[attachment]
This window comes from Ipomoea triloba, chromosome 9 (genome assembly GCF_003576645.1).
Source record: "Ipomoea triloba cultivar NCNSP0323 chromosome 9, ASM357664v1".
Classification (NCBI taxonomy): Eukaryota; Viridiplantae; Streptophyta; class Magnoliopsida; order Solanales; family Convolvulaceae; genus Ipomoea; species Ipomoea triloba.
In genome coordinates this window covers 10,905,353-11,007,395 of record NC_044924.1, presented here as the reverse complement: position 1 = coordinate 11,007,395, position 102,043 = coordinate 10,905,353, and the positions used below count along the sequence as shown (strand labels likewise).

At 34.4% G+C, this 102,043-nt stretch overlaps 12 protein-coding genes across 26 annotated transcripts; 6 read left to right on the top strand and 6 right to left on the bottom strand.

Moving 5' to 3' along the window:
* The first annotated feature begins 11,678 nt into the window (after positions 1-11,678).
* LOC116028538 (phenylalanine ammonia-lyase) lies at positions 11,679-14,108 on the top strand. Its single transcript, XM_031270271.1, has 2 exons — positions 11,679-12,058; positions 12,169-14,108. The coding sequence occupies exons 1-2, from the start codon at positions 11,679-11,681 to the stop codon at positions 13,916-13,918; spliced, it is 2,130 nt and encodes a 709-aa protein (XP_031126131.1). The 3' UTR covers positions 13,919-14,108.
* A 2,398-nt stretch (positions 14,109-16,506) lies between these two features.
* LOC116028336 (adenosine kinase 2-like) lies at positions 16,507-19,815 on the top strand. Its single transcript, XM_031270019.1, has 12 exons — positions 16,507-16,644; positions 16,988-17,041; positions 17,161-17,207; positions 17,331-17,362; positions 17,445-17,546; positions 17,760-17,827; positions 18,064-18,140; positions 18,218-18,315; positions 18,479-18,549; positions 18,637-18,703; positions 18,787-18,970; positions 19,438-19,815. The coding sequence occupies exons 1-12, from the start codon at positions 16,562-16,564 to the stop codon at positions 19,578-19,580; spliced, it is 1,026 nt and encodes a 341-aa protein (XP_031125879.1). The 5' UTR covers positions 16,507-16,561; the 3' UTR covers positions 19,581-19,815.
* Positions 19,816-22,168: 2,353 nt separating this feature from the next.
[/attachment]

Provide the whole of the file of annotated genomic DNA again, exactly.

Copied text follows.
This window comes from Ipomoea triloba, chromosome 9 (genome assembly GCF_003576645.1).
Source record: "Ipomoea triloba cultivar NCNSP0323 chromosome 9, ASM357664v1".
Classification (NCBI taxonomy): Eukaryota; Viridiplantae; Streptophyta; class Magnoliopsida; order Solanales; family Convolvulaceae; genus Ipomoea; species Ipomoea triloba.
In genome coordinates this window covers 10,905,353-11,007,395 of record NC_044924.1, presented here as the reverse complement: position 1 = coordinate 11,007,395, position 102,043 = coordinate 10,905,353, and the positions used below count along the sequence as shown (strand labels likewise).

At 34.4% G+C, this 102,043-nt stretch overlaps 12 protein-coding genes across 26 annotated transcripts; 6 read left to right on the top strand and 6 right to left on the bottom strand.

Moving 5' to 3' along the window:
* The first annotated feature begins 11,678 nt into the window (after positions 1-11,678).
* LOC116028538 (phenylalanine ammonia-lyase) lies at positions 11,679-14,108 on the top strand. Its single transcript, XM_031270271.1, has 2 exons — positions 11,679-12,058; positions 12,169-14,108. The coding sequence occupies exons 1-2, from the start codon at positions 11,679-11,681 to the stop codon at positions 13,916-13,918; spliced, it is 2,130 nt and encodes a 709-aa protein (XP_031126131.1). The 3' UTR covers positions 13,919-14,108.
* A 2,398-nt stretch (positions 14,109-16,506) lies between these two features.
* LOC116028336 (adenosine kinase 2-like) lies at positions 16,507-19,815 on the top strand. Its single transcript, XM_031270019.1, has 12 exons — positions 16,507-16,644; positions 16,988-17,041; positions 17,161-17,207; positions 17,331-17,362; positions 17,445-17,546; positions 17,760-17,827; positions 18,064-18,140; positions 18,218-18,315; positions 18,479-18,549; positions 18,637-18,703; positions 18,787-18,970; positions 19,438-19,815. The coding sequence occupies exons 1-12, from the start codon at positions 16,562-16,564 to the stop codon at positions 19,578-19,580; spliced, it is 1,026 nt and encodes a 341-aa protein (XP_031125879.1). The 5' UTR covers positions 16,507-16,561; the 3' UTR covers positions 19,581-19,815.
* Positions 19,816-22,168: 2,353 nt separating this feature from the next.